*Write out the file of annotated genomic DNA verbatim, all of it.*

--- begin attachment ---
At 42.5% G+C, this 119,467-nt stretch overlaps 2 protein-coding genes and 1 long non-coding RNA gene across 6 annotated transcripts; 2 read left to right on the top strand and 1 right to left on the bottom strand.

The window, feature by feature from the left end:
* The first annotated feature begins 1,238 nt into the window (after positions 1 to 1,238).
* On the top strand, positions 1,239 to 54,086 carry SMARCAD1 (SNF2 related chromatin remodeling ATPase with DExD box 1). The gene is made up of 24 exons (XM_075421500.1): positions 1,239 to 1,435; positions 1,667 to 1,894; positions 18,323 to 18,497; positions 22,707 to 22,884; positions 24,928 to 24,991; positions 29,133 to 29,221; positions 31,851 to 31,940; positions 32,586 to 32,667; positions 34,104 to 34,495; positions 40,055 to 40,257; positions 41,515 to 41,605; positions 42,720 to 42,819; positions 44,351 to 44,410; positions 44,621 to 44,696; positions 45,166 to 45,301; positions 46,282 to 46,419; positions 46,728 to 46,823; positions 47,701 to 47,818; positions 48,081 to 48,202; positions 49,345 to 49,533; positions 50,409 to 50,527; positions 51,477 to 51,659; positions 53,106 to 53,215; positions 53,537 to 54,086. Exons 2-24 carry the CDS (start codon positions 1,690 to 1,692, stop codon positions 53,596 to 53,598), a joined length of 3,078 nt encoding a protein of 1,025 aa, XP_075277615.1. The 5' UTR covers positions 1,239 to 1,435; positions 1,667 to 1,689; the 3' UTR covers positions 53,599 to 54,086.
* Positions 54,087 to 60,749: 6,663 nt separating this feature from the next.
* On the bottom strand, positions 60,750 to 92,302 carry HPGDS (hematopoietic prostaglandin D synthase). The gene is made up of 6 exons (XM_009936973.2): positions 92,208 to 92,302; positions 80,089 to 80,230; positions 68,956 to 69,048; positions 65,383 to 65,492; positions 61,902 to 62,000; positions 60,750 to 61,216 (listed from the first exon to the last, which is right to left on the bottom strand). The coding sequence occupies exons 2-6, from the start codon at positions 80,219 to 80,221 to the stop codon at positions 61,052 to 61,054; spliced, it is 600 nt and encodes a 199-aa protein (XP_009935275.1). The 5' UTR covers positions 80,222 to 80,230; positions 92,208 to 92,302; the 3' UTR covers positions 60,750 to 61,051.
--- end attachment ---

At 42.5% G+C, this 119,467-nt stretch overlaps 2 protein-coding genes and 1 long non-coding RNA gene across 6 annotated transcripts; 2 read left to right on the top strand and 1 right to left on the bottom strand.

The window, feature by feature from the left end:
* The first annotated feature begins 1,238 nt into the window (after positions 1 to 1,238).
* On the top strand, positions 1,239 to 54,086 carry SMARCAD1 (SNF2 related chromatin remodeling ATPase with DExD box 1). The gene is made up of 24 exons (XM_075421500.1): positions 1,239 to 1,435; positions 1,667 to 1,894; positions 18,323 to 18,497; positions 22,707 to 22,884; positions 24,928 to 24,991; positions 29,133 to 29,221; positions 31,851 to 31,940; positions 32,586 to 32,667; positions 34,104 to 34,495; positions 40,055 to 40,257; positions 41,515 to 41,605; positions 42,720 to 42,819; positions 44,351 to 44,410; positions 44,621 to 44,696; positions 45,166 to 45,301; positions 46,282 to 46,419; positions 46,728 to 46,823; positions 47,701 to 47,818; positions 48,081 to 48,202; positions 49,345 to 49,533; positions 50,409 to 50,527; positions 51,477 to 51,659; positions 53,106 to 53,215; positions 53,537 to 54,086. Exons 2-24 carry the CDS (start codon positions 1,690 to 1,692, stop codon positions 53,596 to 53,598), a joined length of 3,078 nt encoding a protein of 1,025 aa, XP_075277615.1. The 5' UTR covers positions 1,239 to 1,435; positions 1,667 to 1,689; the 3' UTR covers positions 53,599 to 54,086.
* Positions 54,087 to 60,749: 6,663 nt separating this feature from the next.
* On the bottom strand, positions 60,750 to 92,302 carry HPGDS (hematopoietic prostaglandin D synthase). The gene is made up of 6 exons (XM_009936973.2): positions 92,208 to 92,302; positions 80,089 to 80,230; positions 68,956 to 69,048; positions 65,383 to 65,492; positions 61,902 to 62,000; positions 60,750 to 61,216 (listed from the first exon to the last, which is right to left on the bottom strand). The coding sequence occupies exons 2-6, from the start codon at positions 80,219 to 80,221 to the stop codon at positions 61,052 to 61,054; spliced, it is 600 nt and encodes a 199-aa protein (XP_009935275.1). The 5' UTR covers positions 80,222 to 80,230; positions 92,208 to 92,302; the 3' UTR covers positions 60,750 to 61,051.